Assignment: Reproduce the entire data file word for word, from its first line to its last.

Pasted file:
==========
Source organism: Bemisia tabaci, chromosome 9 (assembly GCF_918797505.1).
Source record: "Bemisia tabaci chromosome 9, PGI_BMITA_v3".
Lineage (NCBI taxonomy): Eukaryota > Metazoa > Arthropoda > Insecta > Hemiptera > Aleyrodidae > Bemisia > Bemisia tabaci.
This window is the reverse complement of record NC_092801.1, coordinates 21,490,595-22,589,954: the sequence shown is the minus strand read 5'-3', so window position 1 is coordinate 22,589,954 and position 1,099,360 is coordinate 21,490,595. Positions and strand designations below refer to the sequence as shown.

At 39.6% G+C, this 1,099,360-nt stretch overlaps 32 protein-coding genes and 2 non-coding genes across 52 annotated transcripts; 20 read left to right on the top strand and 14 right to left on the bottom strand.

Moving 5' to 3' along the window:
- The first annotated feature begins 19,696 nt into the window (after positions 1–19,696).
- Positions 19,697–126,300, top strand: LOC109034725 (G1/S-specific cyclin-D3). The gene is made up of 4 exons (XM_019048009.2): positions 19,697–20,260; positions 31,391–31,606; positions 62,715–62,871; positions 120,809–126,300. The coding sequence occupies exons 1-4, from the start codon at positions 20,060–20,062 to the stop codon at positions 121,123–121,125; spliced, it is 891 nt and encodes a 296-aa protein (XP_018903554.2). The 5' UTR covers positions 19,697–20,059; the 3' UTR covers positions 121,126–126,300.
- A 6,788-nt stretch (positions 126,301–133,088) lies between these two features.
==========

Source organism: Bemisia tabaci, chromosome 9 (assembly GCF_918797505.1).
Source record: "Bemisia tabaci chromosome 9, PGI_BMITA_v3".
Lineage (NCBI taxonomy): Eukaryota > Metazoa > Arthropoda > Insecta > Hemiptera > Aleyrodidae > Bemisia > Bemisia tabaci.
This window is the reverse complement of record NC_092801.1, coordinates 21,490,595-22,589,954: the sequence shown is the minus strand read 5'-3', so window position 1 is coordinate 22,589,954 and position 1,099,360 is coordinate 21,490,595. Positions and strand designations below refer to the sequence as shown.

At 39.6% G+C, this 1,099,360-nt stretch overlaps 32 protein-coding genes and 2 non-coding genes across 52 annotated transcripts; 20 read left to right on the top strand and 14 right to left on the bottom strand.

Moving 5' to 3' along the window:
- The first annotated feature begins 19,696 nt into the window (after positions 1–19,696).
- Positions 19,697–126,300, top strand: LOC109034725 (G1/S-specific cyclin-D3). The gene is made up of 4 exons (XM_019048009.2): positions 19,697–20,260; positions 31,391–31,606; positions 62,715–62,871; positions 120,809–126,300. The coding sequence occupies exons 1-4, from the start codon at positions 20,060–20,062 to the stop codon at positions 121,123–121,125; spliced, it is 891 nt and encodes a 296-aa protein (XP_018903554.2). The 5' UTR covers positions 19,697–20,059; the 3' UTR covers positions 121,126–126,300.
- A 6,788-nt stretch (positions 126,301–133,088) lies between these two features.